Saturday, December 26, 2015

What's "Age" Got to Do With It?

A Member/Guest tournament has a condition that if a player’s combined age and handicap equals 90 or higher, he can play the forward tees.   The Tournament Committee explains the inclusion of age as a determinant of the tees played is intended to increase participation from an increasingly older membership.  (This begs the question of why the tee prize for participants is a quasi-walking golf bag.)  

This attempt at affirmative action for the elderly is misguided for two reasons.  First, it is “tacky.”  In a Member/Guest, do you really want to inquire about your partner’s age?  And how would you vet the age of a player?   Require a photo-id like he is checking into a Motel 6? 

Second, to ensure equitable competition, golfers should be measured by their ability (i.e., their Index) and not some extraneous attribute.  An example should demonstrate why age is an inappropriate criterion:

Assume Lance and his twin Larry are 16-handicaps from both the back and forward tees—there is only a small difference between the two Slope Ratings.  Since they are both 75, they qualify to play the forward tees. There is a one stroke difference in the Course Ratings so each would be assigned a 15 handicap for the tournament.  Since the event consists of a series of nine hole matches, Lance and Larry would each be assigned an 8 handicap for each match (15/2 = 7.5 which is rounded to 8).

Twins Justin and Jim are a couple of years younger than Lance and Larry, but are also 16 handicaps.  They too would play the back tees as 8 handicaps for their match.   Both teams are of equal ability and handicap, yet Lance and Larry would have the advantage of playing from the forward tees.   This would not be fair on its face.  (Justin and Jim could be assigned ½-stroke, but that presents other problems in equity, ease of administration, and user friendliness not discussed here.)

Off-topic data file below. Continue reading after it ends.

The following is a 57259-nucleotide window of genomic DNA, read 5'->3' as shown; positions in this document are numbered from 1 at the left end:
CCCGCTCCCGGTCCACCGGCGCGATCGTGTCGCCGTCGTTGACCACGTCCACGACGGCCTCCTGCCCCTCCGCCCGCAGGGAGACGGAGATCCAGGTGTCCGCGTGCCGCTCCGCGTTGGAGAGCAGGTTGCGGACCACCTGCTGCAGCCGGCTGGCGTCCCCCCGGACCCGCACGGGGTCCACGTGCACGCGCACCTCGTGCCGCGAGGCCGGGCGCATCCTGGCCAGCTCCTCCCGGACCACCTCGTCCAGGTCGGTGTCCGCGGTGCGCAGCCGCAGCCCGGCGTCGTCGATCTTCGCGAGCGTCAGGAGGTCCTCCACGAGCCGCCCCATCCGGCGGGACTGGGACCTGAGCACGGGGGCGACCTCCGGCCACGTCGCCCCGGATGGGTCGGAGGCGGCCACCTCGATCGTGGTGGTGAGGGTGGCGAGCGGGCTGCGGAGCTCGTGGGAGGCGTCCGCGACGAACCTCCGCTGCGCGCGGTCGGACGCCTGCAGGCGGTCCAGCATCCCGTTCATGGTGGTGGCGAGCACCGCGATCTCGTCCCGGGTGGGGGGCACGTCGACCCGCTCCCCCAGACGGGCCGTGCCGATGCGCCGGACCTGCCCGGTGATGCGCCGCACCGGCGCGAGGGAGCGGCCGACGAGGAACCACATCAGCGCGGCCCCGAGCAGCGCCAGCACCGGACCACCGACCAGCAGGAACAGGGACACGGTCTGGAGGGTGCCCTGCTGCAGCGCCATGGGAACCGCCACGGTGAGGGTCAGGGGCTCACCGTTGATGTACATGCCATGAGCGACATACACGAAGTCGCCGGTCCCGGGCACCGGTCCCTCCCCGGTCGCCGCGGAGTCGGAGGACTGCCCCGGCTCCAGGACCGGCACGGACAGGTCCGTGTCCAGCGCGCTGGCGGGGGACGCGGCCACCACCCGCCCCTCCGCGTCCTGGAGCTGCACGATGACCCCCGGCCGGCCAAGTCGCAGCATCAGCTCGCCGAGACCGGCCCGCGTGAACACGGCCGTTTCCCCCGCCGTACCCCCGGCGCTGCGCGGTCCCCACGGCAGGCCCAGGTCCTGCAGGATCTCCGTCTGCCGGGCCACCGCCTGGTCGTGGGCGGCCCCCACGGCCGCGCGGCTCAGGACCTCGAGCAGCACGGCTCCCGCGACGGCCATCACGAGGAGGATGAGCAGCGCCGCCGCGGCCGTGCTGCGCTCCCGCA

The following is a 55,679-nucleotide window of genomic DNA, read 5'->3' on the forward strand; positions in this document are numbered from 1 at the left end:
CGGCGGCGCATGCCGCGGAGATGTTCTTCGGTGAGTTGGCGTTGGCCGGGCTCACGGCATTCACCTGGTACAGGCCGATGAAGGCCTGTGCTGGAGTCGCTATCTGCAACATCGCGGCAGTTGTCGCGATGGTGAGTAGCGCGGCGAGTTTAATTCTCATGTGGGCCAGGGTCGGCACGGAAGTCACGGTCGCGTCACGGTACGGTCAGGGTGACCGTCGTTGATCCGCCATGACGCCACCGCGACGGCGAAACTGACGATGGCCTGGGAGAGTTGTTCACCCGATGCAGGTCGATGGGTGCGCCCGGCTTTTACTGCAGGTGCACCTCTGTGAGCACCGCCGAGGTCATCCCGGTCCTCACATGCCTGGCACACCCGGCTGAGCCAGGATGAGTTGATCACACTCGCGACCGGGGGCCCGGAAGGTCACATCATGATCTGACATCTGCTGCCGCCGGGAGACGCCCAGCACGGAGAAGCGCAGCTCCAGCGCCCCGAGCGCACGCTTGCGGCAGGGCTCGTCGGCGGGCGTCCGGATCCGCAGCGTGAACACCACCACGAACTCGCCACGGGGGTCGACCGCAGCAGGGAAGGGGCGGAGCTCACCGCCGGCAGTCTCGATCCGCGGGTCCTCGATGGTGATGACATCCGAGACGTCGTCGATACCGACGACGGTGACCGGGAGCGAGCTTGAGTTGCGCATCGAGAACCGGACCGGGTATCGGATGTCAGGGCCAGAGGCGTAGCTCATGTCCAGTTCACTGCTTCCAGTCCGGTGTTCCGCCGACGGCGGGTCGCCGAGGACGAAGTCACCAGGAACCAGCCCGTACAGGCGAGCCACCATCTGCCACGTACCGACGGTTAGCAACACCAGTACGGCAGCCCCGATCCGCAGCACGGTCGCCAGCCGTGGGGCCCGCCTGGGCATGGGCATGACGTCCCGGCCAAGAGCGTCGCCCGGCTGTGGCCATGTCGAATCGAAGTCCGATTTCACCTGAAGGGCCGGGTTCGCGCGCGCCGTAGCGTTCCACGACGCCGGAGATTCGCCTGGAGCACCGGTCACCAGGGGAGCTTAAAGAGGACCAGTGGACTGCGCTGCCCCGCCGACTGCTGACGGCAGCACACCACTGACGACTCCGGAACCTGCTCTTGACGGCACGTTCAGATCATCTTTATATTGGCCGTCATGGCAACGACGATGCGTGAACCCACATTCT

Competitions between players from different sets of tees are inherently inequitable.  The handicap adjustment under Sec. 3-5 , Players Competing from Different Tees, may not be equitable even for singles stroke play, and there is no evidence  its makes for equitable competition in four-ball.[1]  To obtain the best chance for a fair competition, all matches within a flight should be played from the same set of tees.  This would eliminate the need to invoke Sec. 3-5, increase equity, and ease the burden on tournament administrators. 

If there is a playoff among flight winners for an overall championship, it too should be conducted from one set of tees.  If three sets of tees are used, for example, the middle set could be selected for the playoff.  This would minimize grumbling from those who might otherwise have to give a stroke and distance to their less skilled opponents.

[1]  The theoretical problems with Sec. 3-5 are discussed in “The Problems with Section 3-5,”, March 4, 2014.  A small empirical study reports Sec. 3-5 did not correct for the difference in tees.  In this case, the players competing from the back tees were at a disadvantage--see “Is Your Tournament Equitable,”, October 22, 2012.

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